TAVI: Transcatheter Aortic Valve Implantation
- Neal KleimanEmail Neal Kleiman
- Michael J. Reardon
Aortic valvular stenosis is a disease with a long latent period followed by rapid progression to death after the onset of symptoms. The classic series by Ross and Braunwald reports an average survival of 2 to 5 years after symptom onset (Figure 1).1 There is no medical therapy proven to extend survival. Fortunately, surgical aortic valve replacement (AVR) is now done with an operative mortality of 3% to 4% for isolated AVR and 5.5% to 6.8% for AVR combined with coronary artery bypass (CAB)2 and with a 10-year survival that averages a little over 60%. The success we have seen with surgical AVR is complicated by an increase in aortic stenosis with age combined with the aging of our population itself. It is estimated that by 85 years of age, 8% of the population will have aortic stenosis.3 Surgical series have been reported with operative mortality of 2% for AVR in patients 80 years and older,4 but increasing age is associated with increasing risk, and not all patients that meet guideline criteria for AVR are offered therapy.
It was recently reported in a survey of European centers that 31.8% of patients with severe, isolated, symptomatic aortic stenosis were not offered surgical therapy due to risk level, comorbidities, or patient refusal.5 A large academic medical center in the United States reported a review of echocardiographic results from their institution that showed only 453 out of 740 patients (61%) with severe aortic stenosis — defined as aortic valve area (AVA) of 0.8 cm2 or less — received surgery.6 In the United States, it is estimated that about 749,000 patients have aortic stenosis and, of these, 125,000 have severe stenosis. This can be compared to the estimated number of AVR operations done in the United States annually of 70,000. It is clear that there is a substantial population with severe, life-threatening aortic stenosis that is underserved. This has led to the search for less morbid treatment options for aortic stenosis.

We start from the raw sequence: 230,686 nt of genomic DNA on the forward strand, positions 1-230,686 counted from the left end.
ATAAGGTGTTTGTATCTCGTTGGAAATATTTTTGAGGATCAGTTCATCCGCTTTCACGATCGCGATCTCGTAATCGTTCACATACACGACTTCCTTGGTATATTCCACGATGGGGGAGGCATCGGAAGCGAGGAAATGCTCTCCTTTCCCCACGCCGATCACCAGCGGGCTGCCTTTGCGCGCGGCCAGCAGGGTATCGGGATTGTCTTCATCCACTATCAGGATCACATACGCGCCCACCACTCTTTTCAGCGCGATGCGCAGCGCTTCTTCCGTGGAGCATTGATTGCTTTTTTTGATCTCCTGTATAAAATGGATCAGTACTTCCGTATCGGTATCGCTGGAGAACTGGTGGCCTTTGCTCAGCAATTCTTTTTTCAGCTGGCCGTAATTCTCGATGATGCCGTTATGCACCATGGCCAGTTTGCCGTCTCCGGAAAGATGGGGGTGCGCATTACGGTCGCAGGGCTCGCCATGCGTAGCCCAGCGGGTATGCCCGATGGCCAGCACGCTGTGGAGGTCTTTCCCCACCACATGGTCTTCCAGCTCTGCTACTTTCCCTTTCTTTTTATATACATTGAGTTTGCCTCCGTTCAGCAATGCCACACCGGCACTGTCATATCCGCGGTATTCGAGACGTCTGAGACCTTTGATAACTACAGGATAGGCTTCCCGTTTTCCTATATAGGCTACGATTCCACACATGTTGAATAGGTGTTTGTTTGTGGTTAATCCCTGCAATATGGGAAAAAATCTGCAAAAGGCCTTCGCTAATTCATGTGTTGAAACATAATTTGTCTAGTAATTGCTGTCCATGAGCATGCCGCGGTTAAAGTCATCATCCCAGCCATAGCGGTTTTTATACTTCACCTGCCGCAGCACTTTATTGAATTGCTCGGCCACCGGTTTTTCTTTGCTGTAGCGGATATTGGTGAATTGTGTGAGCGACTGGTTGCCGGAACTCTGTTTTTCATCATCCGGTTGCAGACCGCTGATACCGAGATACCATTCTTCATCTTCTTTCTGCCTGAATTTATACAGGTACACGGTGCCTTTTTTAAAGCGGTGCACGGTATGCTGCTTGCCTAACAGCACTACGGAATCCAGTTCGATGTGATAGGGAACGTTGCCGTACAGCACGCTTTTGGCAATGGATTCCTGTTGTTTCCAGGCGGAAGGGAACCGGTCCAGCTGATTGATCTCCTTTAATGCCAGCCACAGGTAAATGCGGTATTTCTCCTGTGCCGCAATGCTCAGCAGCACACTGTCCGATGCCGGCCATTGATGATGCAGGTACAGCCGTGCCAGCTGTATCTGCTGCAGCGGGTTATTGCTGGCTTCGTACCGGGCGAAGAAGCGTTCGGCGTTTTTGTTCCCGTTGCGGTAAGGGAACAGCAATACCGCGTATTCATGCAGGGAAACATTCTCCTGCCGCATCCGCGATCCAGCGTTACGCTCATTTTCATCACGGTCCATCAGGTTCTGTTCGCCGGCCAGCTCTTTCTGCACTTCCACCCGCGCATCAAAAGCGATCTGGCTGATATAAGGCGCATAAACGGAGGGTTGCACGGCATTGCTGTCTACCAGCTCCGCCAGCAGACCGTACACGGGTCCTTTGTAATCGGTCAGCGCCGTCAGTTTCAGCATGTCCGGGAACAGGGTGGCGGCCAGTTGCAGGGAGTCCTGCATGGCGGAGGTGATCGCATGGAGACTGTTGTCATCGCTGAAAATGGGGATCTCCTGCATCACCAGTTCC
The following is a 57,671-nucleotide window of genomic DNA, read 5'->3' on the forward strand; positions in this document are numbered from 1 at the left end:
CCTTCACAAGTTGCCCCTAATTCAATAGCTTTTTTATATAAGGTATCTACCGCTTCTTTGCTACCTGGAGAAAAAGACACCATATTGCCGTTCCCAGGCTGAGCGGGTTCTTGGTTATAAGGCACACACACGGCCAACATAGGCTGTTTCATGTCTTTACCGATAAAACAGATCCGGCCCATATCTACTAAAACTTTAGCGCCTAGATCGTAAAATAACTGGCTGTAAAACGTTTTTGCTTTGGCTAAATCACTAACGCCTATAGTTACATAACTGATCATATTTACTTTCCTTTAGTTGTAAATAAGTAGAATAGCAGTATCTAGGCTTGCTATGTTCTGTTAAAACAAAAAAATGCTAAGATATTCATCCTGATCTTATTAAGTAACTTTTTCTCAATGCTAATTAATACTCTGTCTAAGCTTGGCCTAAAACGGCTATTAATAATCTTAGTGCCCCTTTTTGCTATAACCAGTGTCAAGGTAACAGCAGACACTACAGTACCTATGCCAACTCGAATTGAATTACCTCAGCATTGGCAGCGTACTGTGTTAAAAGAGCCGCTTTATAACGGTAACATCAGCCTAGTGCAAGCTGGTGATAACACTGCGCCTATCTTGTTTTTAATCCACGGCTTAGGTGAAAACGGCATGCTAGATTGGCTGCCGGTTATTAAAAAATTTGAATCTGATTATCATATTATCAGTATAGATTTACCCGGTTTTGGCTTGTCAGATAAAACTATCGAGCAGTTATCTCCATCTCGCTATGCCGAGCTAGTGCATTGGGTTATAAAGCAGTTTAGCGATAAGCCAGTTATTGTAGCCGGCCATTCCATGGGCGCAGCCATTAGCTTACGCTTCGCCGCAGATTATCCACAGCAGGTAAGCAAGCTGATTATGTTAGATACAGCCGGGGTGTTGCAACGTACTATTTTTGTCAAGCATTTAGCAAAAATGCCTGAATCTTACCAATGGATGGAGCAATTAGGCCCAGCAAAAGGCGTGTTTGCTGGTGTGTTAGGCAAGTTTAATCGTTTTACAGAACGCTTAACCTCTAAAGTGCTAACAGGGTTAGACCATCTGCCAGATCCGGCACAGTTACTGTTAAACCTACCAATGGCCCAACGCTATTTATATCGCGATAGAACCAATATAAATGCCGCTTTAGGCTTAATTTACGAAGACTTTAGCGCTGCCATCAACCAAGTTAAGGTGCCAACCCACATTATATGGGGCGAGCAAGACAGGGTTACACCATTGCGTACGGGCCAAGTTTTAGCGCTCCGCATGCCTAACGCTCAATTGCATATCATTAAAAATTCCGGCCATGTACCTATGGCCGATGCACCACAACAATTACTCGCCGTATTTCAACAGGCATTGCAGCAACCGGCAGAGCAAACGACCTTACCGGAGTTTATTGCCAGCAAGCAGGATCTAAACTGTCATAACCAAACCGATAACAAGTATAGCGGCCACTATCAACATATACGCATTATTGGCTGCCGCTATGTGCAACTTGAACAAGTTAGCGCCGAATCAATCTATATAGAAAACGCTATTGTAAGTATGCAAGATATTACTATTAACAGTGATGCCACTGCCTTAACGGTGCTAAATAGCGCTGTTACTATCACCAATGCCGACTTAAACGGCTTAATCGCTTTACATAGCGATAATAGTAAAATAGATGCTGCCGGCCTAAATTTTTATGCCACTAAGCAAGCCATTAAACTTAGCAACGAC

- Published on 1 Jan 2011
- Peer Reviewed